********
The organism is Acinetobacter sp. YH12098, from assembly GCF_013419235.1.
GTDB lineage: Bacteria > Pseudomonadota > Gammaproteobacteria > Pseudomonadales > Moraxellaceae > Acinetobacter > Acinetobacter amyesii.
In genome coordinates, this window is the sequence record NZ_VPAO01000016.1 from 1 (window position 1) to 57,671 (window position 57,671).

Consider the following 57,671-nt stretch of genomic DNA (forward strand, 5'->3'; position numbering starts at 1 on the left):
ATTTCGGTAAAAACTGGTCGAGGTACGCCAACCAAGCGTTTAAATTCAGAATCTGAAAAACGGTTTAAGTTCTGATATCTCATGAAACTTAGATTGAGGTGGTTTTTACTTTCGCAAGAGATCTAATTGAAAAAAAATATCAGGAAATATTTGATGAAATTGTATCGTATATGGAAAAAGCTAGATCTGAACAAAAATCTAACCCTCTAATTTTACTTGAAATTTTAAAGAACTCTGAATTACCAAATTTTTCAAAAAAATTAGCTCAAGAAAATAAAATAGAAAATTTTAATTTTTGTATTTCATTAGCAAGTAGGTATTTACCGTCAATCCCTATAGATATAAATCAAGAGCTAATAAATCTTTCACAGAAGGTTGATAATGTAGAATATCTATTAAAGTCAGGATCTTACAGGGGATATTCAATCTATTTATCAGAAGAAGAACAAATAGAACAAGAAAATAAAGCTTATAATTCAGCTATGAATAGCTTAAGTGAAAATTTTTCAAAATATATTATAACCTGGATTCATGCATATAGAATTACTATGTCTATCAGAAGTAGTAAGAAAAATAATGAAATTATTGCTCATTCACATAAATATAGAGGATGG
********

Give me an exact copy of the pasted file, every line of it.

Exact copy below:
The organism is Acinetobacter sp. YH12098, from assembly GCF_013419235.1.
GTDB lineage: Bacteria > Pseudomonadota > Gammaproteobacteria > Pseudomonadales > Moraxellaceae > Acinetobacter > Acinetobacter amyesii.
In genome coordinates, this window is the sequence record NZ_VPAO01000016.1 from 1 (window position 1) to 57,671 (window position 57,671).

Consider the following 57,671-nt stretch of genomic DNA (forward strand, 5'->3'; position numbering starts at 1 on the left):
ATTTCGGTAAAAACTGGTCGAGGTACGCCAACCAAGCGTTTAAATTCAGAATCTGAAAAACGGTTTAAGTTCTGATATCTCATGAAACTTAGATTGAGGTGGTTTTTACTTTCGCAAGAGATCTAATTGAAAAAAAATATCAGGAAATATTTGATGAAATTGTATCGTATATGGAAAAAGCTAGATCTGAACAAAAATCTAACCCTCTAATTTTACTTGAAATTTTAAAGAACTCTGAATTACCAAATTTTTCAAAAAAATTAGCTCAAGAAAATAAAATAGAAAATTTTAATTTTTGTATTTCATTAGCAAGTAGGTATTTACCGTCAATCCCTATAGATATAAATCAAGAGCTAATAAATCTTTCACAGAAGGTTGATAATGTAGAATATCTATTAAAGTCAGGATCTTACAGGGGATATTCAATCTATTTATCAGAAGAAGAACAAATAGAACAAGAAAATAAAGCTTATAATTCAGCTATGAATAGCTTAAGTGAAAATTTTTCAAAATATATTATAACCTGGATTCATGCATATAGAATTACTATGTCTATCAGAAGTAGTAAGAAAAATAATGAAATTATTGCTCATTCACATAAATATAGAGGATGG